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Louise Berridge is a British television producer and script editor. She is best known for being the executive producer of BBC's EastEnders between 2002 and 2004. During her tenure, the long-running soap opera received heavy media criticism and ratings slumped to just over 6 million viewers.[1] Berridge stepped down as chief in September 2004.

Career

Berridge began her career as a teacher, then moved into the television industry. She started as script editor on Granada Television medical drama Medics, her big break came in 1993 when she became a script editor for BBC1 soap opera EastEnders, later going on to become the series story editor, where she worked on the highly successful storyline "Sharongate".

In 1995, she left the popular soap to become a producer. She started as a producer with video drama, doing two series of Staying Alive, and then moved to film drama. Her credits include Messiah, McCready and Daughter, Ambassador II, and an adaptation of Wuthering Heights.

In January 2002, Berridge returned to EastEnders when she was appointed Series Producer of the show, and four months later she was promoted to Executive Producer. During her time there, she introduced characters, such as Alfie Moon, Dennis Rickman, Chrissie Watts, Stacey Slater and the critically panned Indian Ferreira family. The Ferriera family also received criticism from the Asian community, who branded their storylines unbelievable and poorly researched, referencing the family's apparent mix of Muslim, Christian and Hindu characters. Also in 2002 and 2003 she wrote out top characters like Mark Fowler plyed by Todd Carty who had been in the show for over a decade, Lisa Fowler played by Lucy Benjamin who was one of the shows top characters at the time and alost the Evans family which included Barry, Natalie & Roy.[1]

Berridge was responsible for some ratings success stories, such as the Alfie/Kat love storyline, "Janine kills Barry", Jamie Mitchell's death and the return of one of the greatest soap icons, "Dirty" Den Watts who had been presumed dead for fourteen years. His return in late 2003 was watched by over 16 million viewers, putting EastEnders back at number one in the rating war with the ITV's rival soap Coronation Street.[2] However, other storylines, such as a storyline about a kidney transplant involving the Ferrieras, were not well received,[1] and although Den Watts' return proved to be a ratings success, the British press branded the plot unrealistic and felt that it questioned the show's credibility.[3] A severe press backlash followed after Den's actor, Leslie Grantham, was outed in an internet sex scandal, which coincided with a swift decline in viewer ratings.[1][4]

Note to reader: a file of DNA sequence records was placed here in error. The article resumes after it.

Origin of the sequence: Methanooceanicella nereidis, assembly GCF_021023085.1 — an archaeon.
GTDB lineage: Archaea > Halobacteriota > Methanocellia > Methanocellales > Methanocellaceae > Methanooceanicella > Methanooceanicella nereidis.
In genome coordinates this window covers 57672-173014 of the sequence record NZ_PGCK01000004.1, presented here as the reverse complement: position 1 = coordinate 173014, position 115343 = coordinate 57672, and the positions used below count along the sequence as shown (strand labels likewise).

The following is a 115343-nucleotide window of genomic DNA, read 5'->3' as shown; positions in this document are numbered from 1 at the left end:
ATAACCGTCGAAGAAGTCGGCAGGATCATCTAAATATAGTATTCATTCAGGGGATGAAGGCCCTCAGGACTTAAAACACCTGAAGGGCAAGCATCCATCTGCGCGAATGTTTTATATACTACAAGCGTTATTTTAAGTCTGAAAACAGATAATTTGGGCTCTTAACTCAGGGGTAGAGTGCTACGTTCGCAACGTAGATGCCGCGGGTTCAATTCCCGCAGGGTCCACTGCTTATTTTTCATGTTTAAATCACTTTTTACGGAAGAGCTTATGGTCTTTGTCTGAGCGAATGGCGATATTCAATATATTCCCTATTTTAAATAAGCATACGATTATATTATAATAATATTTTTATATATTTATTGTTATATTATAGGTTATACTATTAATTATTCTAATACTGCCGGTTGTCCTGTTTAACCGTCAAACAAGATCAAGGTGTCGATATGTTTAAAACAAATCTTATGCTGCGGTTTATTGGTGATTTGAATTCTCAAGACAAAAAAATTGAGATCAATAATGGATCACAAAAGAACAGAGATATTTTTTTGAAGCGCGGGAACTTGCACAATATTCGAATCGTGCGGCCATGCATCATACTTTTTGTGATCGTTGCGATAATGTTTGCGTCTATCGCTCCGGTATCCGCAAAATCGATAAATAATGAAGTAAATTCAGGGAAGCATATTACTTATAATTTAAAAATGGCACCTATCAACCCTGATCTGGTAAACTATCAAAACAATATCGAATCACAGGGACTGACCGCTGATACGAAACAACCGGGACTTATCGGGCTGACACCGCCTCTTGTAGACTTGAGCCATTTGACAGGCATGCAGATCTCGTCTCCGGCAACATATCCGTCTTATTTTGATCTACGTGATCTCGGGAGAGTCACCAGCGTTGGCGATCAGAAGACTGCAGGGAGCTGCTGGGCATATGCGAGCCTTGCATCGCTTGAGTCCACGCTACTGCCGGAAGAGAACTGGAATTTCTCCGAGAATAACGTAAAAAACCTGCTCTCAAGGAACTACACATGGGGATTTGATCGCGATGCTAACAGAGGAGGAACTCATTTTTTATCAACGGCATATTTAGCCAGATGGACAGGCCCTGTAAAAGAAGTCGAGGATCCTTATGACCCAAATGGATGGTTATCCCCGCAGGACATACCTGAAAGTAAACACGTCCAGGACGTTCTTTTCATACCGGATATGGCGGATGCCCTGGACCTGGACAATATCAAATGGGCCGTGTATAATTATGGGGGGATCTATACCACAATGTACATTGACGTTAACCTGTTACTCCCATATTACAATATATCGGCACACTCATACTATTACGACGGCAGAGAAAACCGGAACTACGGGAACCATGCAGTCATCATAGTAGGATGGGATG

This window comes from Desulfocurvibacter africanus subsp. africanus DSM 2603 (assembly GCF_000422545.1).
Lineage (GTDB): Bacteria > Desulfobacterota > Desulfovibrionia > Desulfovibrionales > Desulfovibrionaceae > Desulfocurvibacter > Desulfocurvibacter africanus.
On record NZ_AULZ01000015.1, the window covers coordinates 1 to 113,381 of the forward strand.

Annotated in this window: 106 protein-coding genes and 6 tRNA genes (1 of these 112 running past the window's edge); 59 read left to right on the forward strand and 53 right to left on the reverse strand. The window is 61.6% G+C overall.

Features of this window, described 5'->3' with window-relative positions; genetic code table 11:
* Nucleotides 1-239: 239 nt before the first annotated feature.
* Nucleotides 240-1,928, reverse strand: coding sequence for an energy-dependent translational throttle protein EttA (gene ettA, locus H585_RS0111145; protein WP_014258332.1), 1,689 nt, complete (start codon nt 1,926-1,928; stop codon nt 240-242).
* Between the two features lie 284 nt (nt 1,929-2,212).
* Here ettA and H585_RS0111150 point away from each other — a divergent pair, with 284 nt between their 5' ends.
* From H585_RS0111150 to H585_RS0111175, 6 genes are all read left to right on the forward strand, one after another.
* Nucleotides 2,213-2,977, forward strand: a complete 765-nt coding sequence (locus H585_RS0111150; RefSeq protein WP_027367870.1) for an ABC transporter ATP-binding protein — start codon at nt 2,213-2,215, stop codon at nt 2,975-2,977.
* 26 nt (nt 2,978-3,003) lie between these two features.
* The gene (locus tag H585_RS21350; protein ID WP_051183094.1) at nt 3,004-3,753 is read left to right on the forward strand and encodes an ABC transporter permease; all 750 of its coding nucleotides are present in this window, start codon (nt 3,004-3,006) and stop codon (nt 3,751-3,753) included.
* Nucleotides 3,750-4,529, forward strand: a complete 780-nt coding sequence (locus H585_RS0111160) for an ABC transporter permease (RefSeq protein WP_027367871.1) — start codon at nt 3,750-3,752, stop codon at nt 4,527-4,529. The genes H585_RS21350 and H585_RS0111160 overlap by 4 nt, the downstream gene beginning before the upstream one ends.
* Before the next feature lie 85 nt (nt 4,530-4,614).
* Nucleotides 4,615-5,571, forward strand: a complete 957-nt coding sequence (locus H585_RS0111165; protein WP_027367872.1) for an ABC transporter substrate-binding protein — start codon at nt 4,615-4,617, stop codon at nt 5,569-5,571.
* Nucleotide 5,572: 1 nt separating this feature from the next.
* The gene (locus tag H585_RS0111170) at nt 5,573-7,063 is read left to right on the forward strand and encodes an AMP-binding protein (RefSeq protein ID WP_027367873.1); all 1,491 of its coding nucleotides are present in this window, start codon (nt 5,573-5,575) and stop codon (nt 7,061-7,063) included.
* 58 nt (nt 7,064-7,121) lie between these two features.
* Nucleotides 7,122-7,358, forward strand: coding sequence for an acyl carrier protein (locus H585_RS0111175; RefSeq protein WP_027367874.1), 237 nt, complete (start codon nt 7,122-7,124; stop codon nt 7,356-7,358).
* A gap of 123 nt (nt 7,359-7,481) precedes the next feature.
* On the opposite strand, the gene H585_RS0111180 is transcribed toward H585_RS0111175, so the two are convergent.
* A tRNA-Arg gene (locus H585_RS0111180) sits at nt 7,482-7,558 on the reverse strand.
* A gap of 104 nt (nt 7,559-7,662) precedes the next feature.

On 21 September 2004 Berridge quit as executive producer of EastEnders following continued criticism of the show. The following day the programme received its lowest ever ratings (6.2 million) when ITV scheduled an hour long episode of its rival soap, Emmerdale, against it. Emmerdale was watched by 8.1 million people.[5]

When leaving EastEnders, her immediate superior Mal Young (at the time BBC Controller of Continuing Drama Series) said Berridge "will now be involved in a major new drama project."[6]

Media offices
Preceded by
John Yorke
Executive Producer of EastEnders
2002 – 2004
Succeeded by
Kathleen Hutchison

References

  1. ^ a b c d "EastEnders chief steps down". The Guardian. 2004-09-21. http://www.guardian.co.uk/media/2004/sep/21/broadcasting.bbc. Retrieved 2008-03-18.  
  2. ^ "Sixteen million watch Den's return", BBC. URL last accessed on 2006-09-26.
  3. ^ "'Dirty' Dirty Tactics; EastEnders defied belief by raising Den Watts", Sunday Herald. URL last accessed on 2006-09-26.
  4. ^ "My life as Mrs Dirty Den", Daily Mail. URL last accessed on 2006-09-26.
  5. ^ "EastEnders sees ratings revival". BBC. 2004-09-24. http://news.bbc.co.uk/1/hi/entertainment/tv_and_radio/3686168.stm. Retrieved 2008-03-18.  
  6. ^ "[1]

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